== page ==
I used to have a Leaf so going back to ICE was always going to be losing on the fuel economy front!

    AWD is harder on juice certainly

    The move from the Leaf to the Rav could explain the poor MPG when travelling short distance. You are used to the instant power of the Leaf, on the Rav you are better with a gradual speed increase. I expect you might be unknowingly over revving thenCVT gear box and burning fuel

    As above with short distance, stop start you should get better fuel consumption compared to long distance


  • Registered Users Posts: 17 oldgamerhead


    kirving wrote: »
    As far as I can work out, there are a ton of people who stretch the truth very far when it comes to fuel efficiency figures - either on purpose or because they only remember the "good" runs that they've done.

    For a load of cars which I have driven, I check online, and I've got nowhere near what other people quote. That goes for my own 2016 PHEV to brand new rental diesels in ideal conditions (eg: 80km/h on N roads with no traffic). Even this statement is anecdotal I realise, but don't be too concerned about it unless you're doing very high milage.

    That's a fair point alright! Doesn't seem too consistent :(


  • Registered Users Posts: 17 oldgamerhead


    ineedeuro wrote: »
    Ok I think you are going the wrong way about this. A standard week for everyone is different, the person might not fill up because they only do 200km or they might have to fill up twice but they are doing huge KM's and getting great efficiency out of the car.

    If you want a high efficiency vehicle then go electric and they will give you the cheapest running costs. The ID.4 will be around your budget with the range.

    If you don't want to go electric then if you do lots of short runs and in traffic hybrid is best but to get the best efficiency you need to look at a car and not a SUV. If you go SUV it is going to cost you more. The Camry is knocking around second hand, beautiful car, big and more efficient

    The other option is diesel, not really a favorite at the moment but it will work, the stories of car exploding because you are doing the wrong type of driving are exaggerated. But don't think you are going to get better efficiency in an SUV compared to the hybrid. You will find a larger range of crossover which will be more efficient because the weight is less.

    A different view is cut budget in about half, buy Outlander PHEV, newer model I think will do 40km on battery and then moves back into a hybrid mode so you will save fuel on running on battery.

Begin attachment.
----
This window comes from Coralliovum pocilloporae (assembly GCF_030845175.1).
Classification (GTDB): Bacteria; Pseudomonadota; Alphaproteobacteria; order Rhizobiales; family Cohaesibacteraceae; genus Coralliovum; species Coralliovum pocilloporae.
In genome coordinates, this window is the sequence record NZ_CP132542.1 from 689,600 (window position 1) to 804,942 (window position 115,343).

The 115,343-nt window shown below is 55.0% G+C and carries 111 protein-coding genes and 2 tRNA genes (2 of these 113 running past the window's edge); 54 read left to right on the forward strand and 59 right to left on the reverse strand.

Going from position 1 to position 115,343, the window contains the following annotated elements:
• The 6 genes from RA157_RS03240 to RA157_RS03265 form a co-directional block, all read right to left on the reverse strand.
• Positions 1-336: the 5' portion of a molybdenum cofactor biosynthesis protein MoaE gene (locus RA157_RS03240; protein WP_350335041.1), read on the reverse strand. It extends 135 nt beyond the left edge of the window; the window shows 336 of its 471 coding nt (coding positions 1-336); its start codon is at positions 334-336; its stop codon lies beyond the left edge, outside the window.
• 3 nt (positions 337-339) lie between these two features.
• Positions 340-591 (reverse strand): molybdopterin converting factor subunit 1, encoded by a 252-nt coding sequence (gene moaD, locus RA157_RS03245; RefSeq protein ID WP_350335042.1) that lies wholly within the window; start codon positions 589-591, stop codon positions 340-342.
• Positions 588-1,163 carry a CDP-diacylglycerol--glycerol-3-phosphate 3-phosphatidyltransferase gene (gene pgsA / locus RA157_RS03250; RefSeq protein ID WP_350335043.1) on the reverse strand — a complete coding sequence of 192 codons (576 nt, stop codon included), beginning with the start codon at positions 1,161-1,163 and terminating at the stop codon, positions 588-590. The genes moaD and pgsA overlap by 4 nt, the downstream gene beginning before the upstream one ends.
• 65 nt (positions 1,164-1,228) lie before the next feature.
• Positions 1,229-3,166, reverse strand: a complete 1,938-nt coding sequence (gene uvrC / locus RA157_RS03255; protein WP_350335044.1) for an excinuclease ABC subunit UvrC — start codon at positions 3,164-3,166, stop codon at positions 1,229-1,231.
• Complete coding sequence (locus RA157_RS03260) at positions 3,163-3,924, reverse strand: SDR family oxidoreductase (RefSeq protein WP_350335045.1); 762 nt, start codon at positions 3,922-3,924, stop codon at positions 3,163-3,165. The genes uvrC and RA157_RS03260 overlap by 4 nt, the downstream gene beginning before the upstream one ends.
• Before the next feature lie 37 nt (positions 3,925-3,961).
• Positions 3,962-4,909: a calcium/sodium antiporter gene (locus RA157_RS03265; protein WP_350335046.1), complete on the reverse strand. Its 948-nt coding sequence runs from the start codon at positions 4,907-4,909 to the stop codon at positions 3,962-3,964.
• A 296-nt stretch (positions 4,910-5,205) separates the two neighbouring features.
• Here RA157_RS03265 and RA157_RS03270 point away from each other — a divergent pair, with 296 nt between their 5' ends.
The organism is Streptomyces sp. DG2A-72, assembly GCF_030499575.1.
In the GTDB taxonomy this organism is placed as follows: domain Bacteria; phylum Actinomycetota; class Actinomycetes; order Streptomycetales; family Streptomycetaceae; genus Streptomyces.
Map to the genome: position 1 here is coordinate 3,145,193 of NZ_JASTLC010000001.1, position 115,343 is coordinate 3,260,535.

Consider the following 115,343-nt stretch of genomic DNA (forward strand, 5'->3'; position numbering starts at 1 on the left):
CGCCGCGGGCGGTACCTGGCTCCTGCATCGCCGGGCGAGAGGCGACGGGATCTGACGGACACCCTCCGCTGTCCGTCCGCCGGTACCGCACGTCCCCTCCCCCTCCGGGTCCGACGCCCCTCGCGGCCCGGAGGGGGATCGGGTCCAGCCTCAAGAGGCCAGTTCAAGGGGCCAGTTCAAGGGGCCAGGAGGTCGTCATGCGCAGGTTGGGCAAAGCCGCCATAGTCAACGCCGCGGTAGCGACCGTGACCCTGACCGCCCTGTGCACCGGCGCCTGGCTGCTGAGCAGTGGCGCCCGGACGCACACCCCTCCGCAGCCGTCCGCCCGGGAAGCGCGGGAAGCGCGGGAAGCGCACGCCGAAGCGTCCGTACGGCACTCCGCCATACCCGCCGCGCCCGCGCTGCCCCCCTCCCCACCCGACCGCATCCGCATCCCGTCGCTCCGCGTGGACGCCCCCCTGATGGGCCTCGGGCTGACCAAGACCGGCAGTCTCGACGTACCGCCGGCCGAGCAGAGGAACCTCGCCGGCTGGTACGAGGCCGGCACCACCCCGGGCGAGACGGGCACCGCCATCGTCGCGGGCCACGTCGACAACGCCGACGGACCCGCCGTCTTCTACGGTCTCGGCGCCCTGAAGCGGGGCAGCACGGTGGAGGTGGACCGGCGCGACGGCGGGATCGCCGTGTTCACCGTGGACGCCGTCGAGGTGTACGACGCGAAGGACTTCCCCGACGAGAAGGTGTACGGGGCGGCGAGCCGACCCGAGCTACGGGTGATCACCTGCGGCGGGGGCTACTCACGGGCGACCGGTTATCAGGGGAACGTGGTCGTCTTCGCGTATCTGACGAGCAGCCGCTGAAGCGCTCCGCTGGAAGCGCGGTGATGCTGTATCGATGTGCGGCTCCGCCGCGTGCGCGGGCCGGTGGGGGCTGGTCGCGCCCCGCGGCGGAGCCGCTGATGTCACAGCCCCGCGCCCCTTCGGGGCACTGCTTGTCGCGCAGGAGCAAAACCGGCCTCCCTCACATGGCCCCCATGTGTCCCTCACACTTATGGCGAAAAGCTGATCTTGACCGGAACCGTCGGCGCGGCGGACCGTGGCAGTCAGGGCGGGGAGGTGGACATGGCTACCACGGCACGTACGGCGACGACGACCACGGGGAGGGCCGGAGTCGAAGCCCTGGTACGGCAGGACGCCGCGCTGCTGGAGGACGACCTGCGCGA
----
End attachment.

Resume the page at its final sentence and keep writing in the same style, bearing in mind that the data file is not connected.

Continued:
If you are about to spend 40k on a car and are so concerned about the cost of a tank of fuel I wouldn't do it to be honest. You are never going to be happy with it. I just got a X5, I knew before it was going to be a pig on fuel, but I wanted it for a number of reasons so I am looking back the poor ltr/100km because it meets all the other requirements.


    Totally get what you're saying. I am probably looking at it the wrong way, but it was the online craic of people get really impressive mpg that led me here in the first place after hearing from an owner at how poor it was in reality. I was convinced they made a mistake. It's not 40K on a car, I've feck all left for fuel LOL, so I figured that if the RAV 4 was as economical as claimed, then my fuel bill would drop dramatically.

    I'm not really taking the methodical / scientific approach to it, but it's definitely being a bit of an eye opener.


  • Registered Users Posts: 17 oldgamerhead


    I will only do approx 10k kms per annum. My typical week is a bunch of 2km spins during the day, completely urban stop start (school run, shops, etc) barely breaking 50km/h

    Every couple of weeks we do a long to families or activities or whatever - anywhere from 300 to 600kms+ over a couple of days. So I really don’t need to fill up for a number of weeks until the longer jaunts kick in.

    I spent approx 45k on the car (note it’s the AWD version, I think that is worse on fuel performance) so mpg wasn’t really high on my list - safety, comfort, functionality and other things trumped it. Considering my paltry mileage, As an ongoing expense fuel pales into insignificance compared to depreciation :-)

    I used to have a Leaf so going back to ICE was always going to be losing on the fuel economy front!

    Thanks so much for this reply. Really helpful.